The remarkable variety in which these antibodies may be used has had some analysts hailing this technology as the medicine of the future. Monoclonal antibodies are effective in a broad range of diseases including autoimmune, cardiovascular and infectious diseases, cancer and inflammation.
Market drivers for this sector are seen as more important than other sectors of the pharmaceutical industry partly because they are seen as one of the main indicators of the direction drug treatments are shaping towards.
Currently the limited efficacy of conventional therapies combined with serious side effects, has increased demand for monoclonal (mAbs). One of the great advantages of this therapy is its low or negligible toxicity. Indeed, another one is that the antibody itself may be used as a weapon or the antibody may serve as the vehicle to deliver a drug.
Indeed, beyond fully human antibodies, conjugated antibodies (linked to small molecule drugs, toxins, or radioactive payloads) have shown strong theoretical potential, particularly in the treatment of cancers.
According to a soon-to-be-released updated report: "RC-088Z Dynamic Antibody Industry," from Business Communications Company, the worldwide market for therapeutic and diagnostic antibodies is estimated at $15 billion in 2005.
With the rollout of more than a dozen new therapeutic monoclonal antibody products and expanded indications for existing products expected during the forecast period, the market is expected to rise at an average annual growth rate (AAGR) of 11.5 per cent to nearly $26 billion in 2010.
The current market has a wealth of products that are jostling for key position. The market leaders include Roche/Genentech's Rituxan/MabThera (rituximab) and Johnson & Johnson's Remicade (infliximab).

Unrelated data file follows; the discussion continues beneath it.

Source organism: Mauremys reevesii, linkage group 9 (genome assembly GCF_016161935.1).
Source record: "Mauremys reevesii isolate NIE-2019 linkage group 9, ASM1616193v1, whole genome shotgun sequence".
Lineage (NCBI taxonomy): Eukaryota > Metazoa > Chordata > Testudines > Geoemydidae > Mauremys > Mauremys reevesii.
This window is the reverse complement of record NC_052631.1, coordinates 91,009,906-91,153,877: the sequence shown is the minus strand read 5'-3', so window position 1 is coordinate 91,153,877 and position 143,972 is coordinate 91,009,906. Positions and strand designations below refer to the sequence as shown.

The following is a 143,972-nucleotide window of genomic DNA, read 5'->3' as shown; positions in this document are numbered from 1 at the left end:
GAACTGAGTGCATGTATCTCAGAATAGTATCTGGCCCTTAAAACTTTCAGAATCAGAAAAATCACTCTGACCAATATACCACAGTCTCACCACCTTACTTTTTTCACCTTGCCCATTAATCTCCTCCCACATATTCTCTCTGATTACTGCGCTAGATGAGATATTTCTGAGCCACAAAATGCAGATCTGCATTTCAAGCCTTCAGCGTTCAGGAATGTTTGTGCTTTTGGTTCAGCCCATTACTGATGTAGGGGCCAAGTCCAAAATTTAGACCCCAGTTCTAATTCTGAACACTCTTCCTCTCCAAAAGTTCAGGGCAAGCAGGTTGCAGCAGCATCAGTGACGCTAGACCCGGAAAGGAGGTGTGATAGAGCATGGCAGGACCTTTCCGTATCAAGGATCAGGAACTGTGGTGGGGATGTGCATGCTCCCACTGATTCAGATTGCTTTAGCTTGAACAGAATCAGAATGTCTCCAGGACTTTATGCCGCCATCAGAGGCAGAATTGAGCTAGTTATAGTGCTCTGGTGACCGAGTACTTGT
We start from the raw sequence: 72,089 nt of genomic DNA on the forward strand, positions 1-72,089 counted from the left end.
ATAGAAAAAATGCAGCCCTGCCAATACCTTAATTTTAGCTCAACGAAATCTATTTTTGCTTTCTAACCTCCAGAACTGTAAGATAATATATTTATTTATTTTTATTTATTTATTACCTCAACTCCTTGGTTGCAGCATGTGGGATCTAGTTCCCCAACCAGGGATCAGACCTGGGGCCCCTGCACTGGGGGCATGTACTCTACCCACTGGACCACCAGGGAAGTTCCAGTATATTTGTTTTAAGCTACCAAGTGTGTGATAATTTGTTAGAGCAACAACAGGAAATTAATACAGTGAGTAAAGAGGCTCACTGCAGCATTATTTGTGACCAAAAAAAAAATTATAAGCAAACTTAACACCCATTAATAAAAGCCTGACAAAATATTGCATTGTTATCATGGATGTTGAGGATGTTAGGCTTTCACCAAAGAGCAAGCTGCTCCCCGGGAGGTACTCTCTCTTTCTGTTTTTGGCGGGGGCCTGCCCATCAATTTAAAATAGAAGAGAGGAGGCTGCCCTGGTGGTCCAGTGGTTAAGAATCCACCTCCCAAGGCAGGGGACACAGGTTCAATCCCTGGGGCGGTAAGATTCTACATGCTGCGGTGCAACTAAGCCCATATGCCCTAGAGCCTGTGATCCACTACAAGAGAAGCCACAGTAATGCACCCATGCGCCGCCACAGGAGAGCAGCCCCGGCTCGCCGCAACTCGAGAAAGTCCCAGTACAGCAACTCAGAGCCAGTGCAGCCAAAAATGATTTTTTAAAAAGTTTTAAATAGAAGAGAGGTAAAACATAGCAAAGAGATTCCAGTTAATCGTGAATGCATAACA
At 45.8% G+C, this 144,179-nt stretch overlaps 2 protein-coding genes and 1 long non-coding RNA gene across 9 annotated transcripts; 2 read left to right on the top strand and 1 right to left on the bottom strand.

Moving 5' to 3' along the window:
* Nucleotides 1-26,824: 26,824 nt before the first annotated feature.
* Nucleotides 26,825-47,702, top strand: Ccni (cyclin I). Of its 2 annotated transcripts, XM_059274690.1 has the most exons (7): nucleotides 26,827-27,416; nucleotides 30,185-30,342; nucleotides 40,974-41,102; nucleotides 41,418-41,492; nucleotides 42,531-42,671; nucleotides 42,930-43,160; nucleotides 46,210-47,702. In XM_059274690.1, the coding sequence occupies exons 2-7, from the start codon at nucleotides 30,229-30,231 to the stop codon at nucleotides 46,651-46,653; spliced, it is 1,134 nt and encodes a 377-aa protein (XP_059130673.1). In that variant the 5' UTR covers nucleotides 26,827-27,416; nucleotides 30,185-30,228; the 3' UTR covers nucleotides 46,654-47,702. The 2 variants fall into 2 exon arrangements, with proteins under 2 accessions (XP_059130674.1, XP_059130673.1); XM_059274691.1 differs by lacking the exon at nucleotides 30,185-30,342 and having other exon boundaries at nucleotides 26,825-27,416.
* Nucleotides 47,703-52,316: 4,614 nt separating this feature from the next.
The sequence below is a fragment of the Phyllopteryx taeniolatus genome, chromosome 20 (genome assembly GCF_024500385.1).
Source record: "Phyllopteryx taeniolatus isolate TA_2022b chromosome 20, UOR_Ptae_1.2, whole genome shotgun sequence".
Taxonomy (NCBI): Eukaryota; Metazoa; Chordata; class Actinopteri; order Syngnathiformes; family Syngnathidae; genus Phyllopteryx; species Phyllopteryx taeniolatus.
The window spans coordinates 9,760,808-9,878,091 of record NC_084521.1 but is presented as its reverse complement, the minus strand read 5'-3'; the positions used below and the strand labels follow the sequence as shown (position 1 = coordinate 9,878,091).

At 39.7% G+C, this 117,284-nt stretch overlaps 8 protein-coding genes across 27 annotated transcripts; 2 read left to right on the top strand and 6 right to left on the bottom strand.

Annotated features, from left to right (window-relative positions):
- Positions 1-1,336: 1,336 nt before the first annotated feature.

Now, more recently launched humanised antibodies, including Roche/Genentech's Avastin (bevacizumab) and Herceptin (trastuzumab) and Bristol-Myers Squibb's Erbitux (cetuximab), are also starting to make a real commercial impact, along with the first fully human antibody, Abbott's Humira (adalimumab).
As of May 2005, there were 18 therapeutic monoclonal antibody products on the US market. Worldwide, there were an estimated 500 monoclonal antibody products in development by more than 200 companies for the treatment of virtually every debilitating disease. Approximately 80 of these monoclonal antibody products are in clinical trials.
Two notable novel monoclonal antibody drugs include, ImClone/BMS/Merck KGaA's Erbitux (for cancer), which has received FDA approval and Biogen Idec/Elan's Antegren (for multiple sclerosis). Antegren received FDA priority review in July 2004 and is expected to launch in early 2005.
GlaxoSmithKline'sRANK monoclonal antibodies are a new therapy that inhibits the receptor activator of nuclear factor Kappa B (RANK) ligand in oesteoporosis.
Genmab recently granted Serono exclusive worldwide rights to develop and market Genmab's HuMax-TAC, a human antibody targeting the TAC antigen also known as CD25, or the interleukin-2 receptor alpha subunit (IL-2Ra) - which is overexpressed by activated T-cells.
The report stated that therapeutic antibodies currently dominate the market and are projected to have an AAGR of 11.4 per cent, reaching $25.7 billion in 2010. The therapeutic monoclonal antibody market is projected to have an AAGR of approximately 12.4 per cent through the forecast period. The therapeutic polyclonal antibody market, which is driven more by volume and demand than innovation, is projected to see an AAGR of approximately 4 per cent.
The report also predicted the diagnostic imaging market, though small, would do well, with average annual growth approaching 17 per cent reaching $147 million in 2010.